Despite the foresight and planning this utility took, it’s customers still endured blackouts because by law, like the other ERCOT-system electric utilities, it had to supply power to the failing grid. So the main benefit of South Texas Electric Coop’s initiative was to save money by not having to buy power, or as much of it, on the spot market at scalper’s prices.

Using LNG could have relieved the suffering

The LNG tanker Clean Ocean is a 984-foot-long vessel registered in the Marshall Islands. (Photo by Patrycja0909 Wikipedia Commons.)


That LNG (liquefied natural gas) terminals in or near Texas exported huge amounts of LNG to other countries during the worst energy shortage in the state’s history is the height of galling irony.

Could this fuel have been redirected to avoid part or all of the catastrophe?

That’s a difficult question to answer for several reasons, including the insufficient information from certain government agencies, government’s inability to regulate LNG operations, and a lack of transparency by LNG exporters themselves.

However, based on information available to the public and interviews with people close to the natural gas and electric utility industries, the analysis presented here attempts to quantify how a better outcome might have been achieved and how regulatory, commercial, and technical obstacles contributed to the human suffering caused by the winter storm.

In a rational world, the vast amounts of LNG exported while Texans suffered and died could have instead been repurposed as emergency fuel for generating electricity and for heating.

ERCOT already has the authority to order generation be available during critical periods. For example, during the severe Texas cold front that occurred in February 2022, ERCOT and state officials wanted to avoid a repetition of what occurred with Winter Storm Uri. To prevent another disaster, power plants scheduled to be down for routine maintenance were ordered to be available in case of weather-created generation shortages.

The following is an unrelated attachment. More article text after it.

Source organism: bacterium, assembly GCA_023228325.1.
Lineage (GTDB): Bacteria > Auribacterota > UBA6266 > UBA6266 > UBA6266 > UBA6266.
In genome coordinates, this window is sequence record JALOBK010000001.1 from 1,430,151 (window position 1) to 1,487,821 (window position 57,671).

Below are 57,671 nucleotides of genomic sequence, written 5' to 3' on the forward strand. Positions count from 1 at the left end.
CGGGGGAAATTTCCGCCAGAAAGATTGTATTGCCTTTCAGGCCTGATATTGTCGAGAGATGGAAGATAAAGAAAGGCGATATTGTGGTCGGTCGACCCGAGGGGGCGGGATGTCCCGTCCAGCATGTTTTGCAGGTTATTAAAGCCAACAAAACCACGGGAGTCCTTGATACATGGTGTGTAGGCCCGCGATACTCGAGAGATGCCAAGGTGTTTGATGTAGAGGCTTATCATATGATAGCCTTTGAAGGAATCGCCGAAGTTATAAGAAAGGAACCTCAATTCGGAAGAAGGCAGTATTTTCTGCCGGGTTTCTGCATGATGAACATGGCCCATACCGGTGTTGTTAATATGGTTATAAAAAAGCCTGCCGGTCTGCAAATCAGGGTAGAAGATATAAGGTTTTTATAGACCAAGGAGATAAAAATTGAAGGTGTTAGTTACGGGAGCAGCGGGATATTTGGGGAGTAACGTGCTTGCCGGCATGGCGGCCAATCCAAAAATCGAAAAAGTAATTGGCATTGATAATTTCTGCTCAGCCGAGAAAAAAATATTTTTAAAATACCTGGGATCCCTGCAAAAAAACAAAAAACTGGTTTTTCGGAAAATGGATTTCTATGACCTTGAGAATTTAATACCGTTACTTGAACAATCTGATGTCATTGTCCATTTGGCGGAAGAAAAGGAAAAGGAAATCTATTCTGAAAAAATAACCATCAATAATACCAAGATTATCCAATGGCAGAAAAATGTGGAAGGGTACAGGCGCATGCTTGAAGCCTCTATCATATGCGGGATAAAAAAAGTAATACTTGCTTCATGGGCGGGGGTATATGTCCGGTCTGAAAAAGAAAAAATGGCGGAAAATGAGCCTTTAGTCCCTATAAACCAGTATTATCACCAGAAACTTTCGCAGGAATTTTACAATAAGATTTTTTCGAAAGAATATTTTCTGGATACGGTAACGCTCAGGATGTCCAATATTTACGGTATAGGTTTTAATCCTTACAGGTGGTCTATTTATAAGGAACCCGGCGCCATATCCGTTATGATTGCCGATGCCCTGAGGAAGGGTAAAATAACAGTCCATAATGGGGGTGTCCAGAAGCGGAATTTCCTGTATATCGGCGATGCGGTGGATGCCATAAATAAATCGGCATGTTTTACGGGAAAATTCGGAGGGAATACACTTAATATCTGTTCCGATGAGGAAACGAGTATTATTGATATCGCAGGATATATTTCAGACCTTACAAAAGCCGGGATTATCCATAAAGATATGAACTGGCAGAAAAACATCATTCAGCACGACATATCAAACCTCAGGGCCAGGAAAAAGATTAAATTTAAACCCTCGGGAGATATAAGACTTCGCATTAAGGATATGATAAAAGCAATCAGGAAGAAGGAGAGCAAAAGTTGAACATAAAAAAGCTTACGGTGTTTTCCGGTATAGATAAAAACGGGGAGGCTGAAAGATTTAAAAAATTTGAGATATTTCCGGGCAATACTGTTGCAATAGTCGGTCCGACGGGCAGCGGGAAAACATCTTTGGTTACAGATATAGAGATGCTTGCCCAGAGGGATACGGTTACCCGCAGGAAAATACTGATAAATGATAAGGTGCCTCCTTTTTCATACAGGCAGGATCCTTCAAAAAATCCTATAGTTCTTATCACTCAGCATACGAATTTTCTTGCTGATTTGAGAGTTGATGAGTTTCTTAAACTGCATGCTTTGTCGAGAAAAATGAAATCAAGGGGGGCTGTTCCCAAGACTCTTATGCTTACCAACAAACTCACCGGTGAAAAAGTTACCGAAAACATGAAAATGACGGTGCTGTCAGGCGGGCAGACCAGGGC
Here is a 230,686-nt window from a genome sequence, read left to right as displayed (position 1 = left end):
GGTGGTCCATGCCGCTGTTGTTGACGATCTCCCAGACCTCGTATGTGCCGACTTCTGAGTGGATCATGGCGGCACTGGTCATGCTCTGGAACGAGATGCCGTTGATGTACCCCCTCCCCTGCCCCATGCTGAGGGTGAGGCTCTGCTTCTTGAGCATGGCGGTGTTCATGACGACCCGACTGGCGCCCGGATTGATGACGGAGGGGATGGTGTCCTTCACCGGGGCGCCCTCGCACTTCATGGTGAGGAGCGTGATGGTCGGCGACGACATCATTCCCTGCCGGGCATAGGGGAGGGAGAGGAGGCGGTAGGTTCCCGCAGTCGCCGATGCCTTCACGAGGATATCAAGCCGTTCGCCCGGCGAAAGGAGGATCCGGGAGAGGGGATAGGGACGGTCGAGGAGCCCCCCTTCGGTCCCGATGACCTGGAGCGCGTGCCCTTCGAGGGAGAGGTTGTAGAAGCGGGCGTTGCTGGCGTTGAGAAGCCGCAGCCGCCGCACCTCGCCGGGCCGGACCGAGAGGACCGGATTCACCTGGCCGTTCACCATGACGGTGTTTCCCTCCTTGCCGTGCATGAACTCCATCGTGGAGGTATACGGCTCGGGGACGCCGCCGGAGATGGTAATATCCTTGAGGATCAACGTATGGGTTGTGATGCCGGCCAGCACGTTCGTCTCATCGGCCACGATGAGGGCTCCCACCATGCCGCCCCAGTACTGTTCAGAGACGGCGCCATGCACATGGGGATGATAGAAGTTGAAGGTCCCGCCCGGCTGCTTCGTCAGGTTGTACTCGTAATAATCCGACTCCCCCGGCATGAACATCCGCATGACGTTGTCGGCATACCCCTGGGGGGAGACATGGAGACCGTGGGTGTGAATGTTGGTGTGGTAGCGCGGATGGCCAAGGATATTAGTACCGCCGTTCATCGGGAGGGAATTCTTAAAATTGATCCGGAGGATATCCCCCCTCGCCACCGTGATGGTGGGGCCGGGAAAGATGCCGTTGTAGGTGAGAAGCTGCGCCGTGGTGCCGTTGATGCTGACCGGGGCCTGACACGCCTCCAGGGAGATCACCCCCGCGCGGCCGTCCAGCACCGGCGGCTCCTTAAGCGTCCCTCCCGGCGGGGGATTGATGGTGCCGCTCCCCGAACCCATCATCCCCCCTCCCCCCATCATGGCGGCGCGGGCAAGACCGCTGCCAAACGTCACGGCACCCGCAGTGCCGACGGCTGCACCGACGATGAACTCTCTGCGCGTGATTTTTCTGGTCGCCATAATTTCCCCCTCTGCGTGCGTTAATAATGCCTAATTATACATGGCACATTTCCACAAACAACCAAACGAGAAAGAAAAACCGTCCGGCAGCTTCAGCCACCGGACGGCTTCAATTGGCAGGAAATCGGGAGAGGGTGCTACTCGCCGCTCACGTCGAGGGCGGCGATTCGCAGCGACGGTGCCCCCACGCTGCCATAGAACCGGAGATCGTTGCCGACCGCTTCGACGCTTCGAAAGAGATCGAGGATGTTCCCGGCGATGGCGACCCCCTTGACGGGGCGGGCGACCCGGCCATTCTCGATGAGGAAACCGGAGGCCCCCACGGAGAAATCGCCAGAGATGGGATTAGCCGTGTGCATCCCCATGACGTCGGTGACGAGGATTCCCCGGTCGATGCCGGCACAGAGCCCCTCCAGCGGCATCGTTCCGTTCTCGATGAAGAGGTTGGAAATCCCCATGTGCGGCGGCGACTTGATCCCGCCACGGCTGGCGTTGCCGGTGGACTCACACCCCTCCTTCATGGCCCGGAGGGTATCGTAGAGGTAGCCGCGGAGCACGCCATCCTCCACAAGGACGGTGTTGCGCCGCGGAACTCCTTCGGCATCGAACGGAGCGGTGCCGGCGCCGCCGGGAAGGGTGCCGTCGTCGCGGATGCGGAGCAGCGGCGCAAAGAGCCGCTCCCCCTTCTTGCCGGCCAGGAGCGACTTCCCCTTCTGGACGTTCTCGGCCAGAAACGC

LNG terminals outside regulatory reach

It takes about two to 24 hours to start up regasification equipment at LNG export plants. It also takes only a few hours at most to reverse the direction of dual-flow pipelines that normally brings natural gas to an LNG plant.  Instead, these terminals could have dispatched regasified LNG for domestic use in fueling power plants and heating homes and businesses.

Thus, it’s technically possible to divert natural gas that was intended for LNG exportation to instead be used within the state during disastrous emergencies such as Winter Storm Uri.

The problem is that no government agency has the authority to intervene and make that happen.

Had that authority existed and been utilized it would have saved lives and  relieved a significant amount of suffering caused by the storm.

How it could have worked

Three of the four LNG terminals listed in Part 1 of this series have regasifiers (Freeport LNG, Cheniere-Sabine Pass LNG, and Cameron LNG). Those terminals could have sent gas sitting in their storage tanks back to the Texas pipeline system to fuel power plants.

Two of these terminals with regasifiers are licensed for both imports and exports (Cheniere-Sabine Pass LNG and Cameron LNG) and have dual-flow pipelines.

The third plant with a regasifier, Freeport LNG, would have needed a waiver from the Federal Energy Regulatory Commission to send gas back to Texas. Though the terminal has repurposed its original pipeline to export gas from Texas, it is possible it could reversed the flow with minimal work. (The company did not respond with information on this subject.)

The regasifiers in these three terminals may or may not have been in a condition to instantly start them, but there was considerable lead time to know that they might have been needed.  And given that such an emergency situation could occur, the haunting question is: why were they not required, per federal rule or law, to be available?

The fourth plant (Cheniere–Corpus Christi) does not have a regasifier, but the natural gas it had on hand could have been shipped to underground storage prior to and instead of it being liquefied.

Because federal or state governments possess no legal authority to mandate these emergency relief measures these four LNG facilities would have needed to take the initiative and request that their fuel, sometimes owned by other companies, be diverted to serve the emergency.

How Many Homes Would Have Kept Power On?